Tuesday 28 September 2021

Should a family of five living in a compact, subsidized apartment have two cats and a dog?

NEWS AND COMMENT: The Sun reports on the story of a family of five with two cats and a dog living in a mouldy flat in Manchester, UK. They want a three-bedroom house from the housing association from which they rent their home at a subsidised rate. They say they can't go on living in their housing association apartment because a daughter is suffering from health problems because of the mould. We don't know what is causing the mould but it might be condensation because after all there are eight sentient beings in their apartment breathing in oxygen and breathing out carbon dioxide!

Mum Charlotte says she cries herself to sleep as she's so desperate for her young family - and their three pets - to leave their cramped flat in Greater Manchester
Mum Charlotte says she cries herself to sleep as she's so desperate for her young family - and their three pets - to leave their cramped flat in Greater Manchester. Photo: The Sun newspaper.

But the question I always have when I read the stories is whether this family is in a proper position to adopt (or have) two cats and a dog. Many people would agree with me and say that they were never going to be in a position financially and in terms of accommodation to be able to properly care for three companion animals.

They are unable to care properly for their children without financial and accommodation support. They have to rely on the housing association to provide a home for them. That's okay. That's fully acceptable as some people have a difficult start in life but it is not clever to burden yourself further with six mouths to feed i.e. three children and three companion animals when you can foresee financial issues.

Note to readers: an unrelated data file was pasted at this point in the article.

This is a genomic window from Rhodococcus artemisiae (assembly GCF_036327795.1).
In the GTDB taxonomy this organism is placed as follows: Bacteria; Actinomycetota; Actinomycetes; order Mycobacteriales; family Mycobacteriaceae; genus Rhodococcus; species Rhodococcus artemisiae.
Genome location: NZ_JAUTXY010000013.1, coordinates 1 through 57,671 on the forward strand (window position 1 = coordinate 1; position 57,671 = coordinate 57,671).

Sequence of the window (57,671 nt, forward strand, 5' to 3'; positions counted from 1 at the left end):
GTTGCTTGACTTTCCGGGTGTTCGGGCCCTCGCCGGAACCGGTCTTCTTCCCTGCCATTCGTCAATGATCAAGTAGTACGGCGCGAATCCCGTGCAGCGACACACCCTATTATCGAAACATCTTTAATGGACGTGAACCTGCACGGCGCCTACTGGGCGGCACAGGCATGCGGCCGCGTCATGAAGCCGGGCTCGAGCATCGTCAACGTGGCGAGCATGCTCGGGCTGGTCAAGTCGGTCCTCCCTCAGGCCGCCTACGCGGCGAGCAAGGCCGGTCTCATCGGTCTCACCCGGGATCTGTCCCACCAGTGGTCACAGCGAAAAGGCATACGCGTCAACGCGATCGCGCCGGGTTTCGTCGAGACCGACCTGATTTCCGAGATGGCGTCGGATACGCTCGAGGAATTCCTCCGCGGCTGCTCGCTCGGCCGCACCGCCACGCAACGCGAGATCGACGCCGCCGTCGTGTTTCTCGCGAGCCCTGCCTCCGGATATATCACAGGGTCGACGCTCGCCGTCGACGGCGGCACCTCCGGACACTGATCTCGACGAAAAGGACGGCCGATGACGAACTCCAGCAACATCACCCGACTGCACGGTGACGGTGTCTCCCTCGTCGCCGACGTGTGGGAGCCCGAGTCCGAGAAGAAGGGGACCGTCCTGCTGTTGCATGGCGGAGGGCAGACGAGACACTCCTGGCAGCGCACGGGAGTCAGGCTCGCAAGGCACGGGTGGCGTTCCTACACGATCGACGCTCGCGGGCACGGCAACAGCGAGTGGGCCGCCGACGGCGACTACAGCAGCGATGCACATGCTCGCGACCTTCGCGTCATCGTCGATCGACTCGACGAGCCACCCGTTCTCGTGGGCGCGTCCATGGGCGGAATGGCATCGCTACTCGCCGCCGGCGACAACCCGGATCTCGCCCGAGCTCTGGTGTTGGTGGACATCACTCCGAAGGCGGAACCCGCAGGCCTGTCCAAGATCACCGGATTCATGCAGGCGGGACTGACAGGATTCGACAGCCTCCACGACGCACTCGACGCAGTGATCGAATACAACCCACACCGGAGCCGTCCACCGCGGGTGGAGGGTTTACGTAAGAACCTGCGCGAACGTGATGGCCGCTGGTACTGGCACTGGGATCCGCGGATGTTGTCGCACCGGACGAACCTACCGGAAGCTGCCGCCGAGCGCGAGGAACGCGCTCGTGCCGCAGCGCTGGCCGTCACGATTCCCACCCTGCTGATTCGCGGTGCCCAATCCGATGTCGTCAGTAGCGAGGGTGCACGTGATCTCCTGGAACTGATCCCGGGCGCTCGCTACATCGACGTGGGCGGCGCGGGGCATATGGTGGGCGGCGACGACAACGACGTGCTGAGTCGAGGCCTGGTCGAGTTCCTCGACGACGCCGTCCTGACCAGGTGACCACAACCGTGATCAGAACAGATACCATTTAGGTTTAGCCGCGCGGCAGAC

If financially they qualified for a housing association flat, they could have restricted their family to one child perhaps and perhaps one cat. That would be a state of affairs which fitted their apparent budget. But they seem to have gone over their budget and knowingly relied on the local authority to back them up financially. And the housing association is reluctant to take action. And it seems that they have gone to the press for assistance in pushing the housing association into taking some steps to rehome them.

I don't think people should have 3-child families and three pets on the basis they have to rely on subsidies to make it work. If you are self-sufficient, you can have as large a family as you like and as many cats and dogs as you like provided you look after them well. If you rely on a third party - the housing association or the council - to prop up your desires you are asking for problems.

No doubt, in due course, they will get their three-bedroom home but I believe that everybody should take responsibility for their financial affairs. They should also take responsibility for decisions regarding the adoption of companion animals. Animal adoption should be taken very seriously. It should be fully budgeted and people should be fully aware of the responsibilities that need to be discharged in order to care properly for pets.

Too often, people adopt animals on impulse or without proper preparation because they just want to live with a pet. The idea appeals to them and they bypass all the usual sensible processes of initially asking themselves whether it's a good idea and whether they can afford to do it and/or have the facilities to do it. This story is a case in point.

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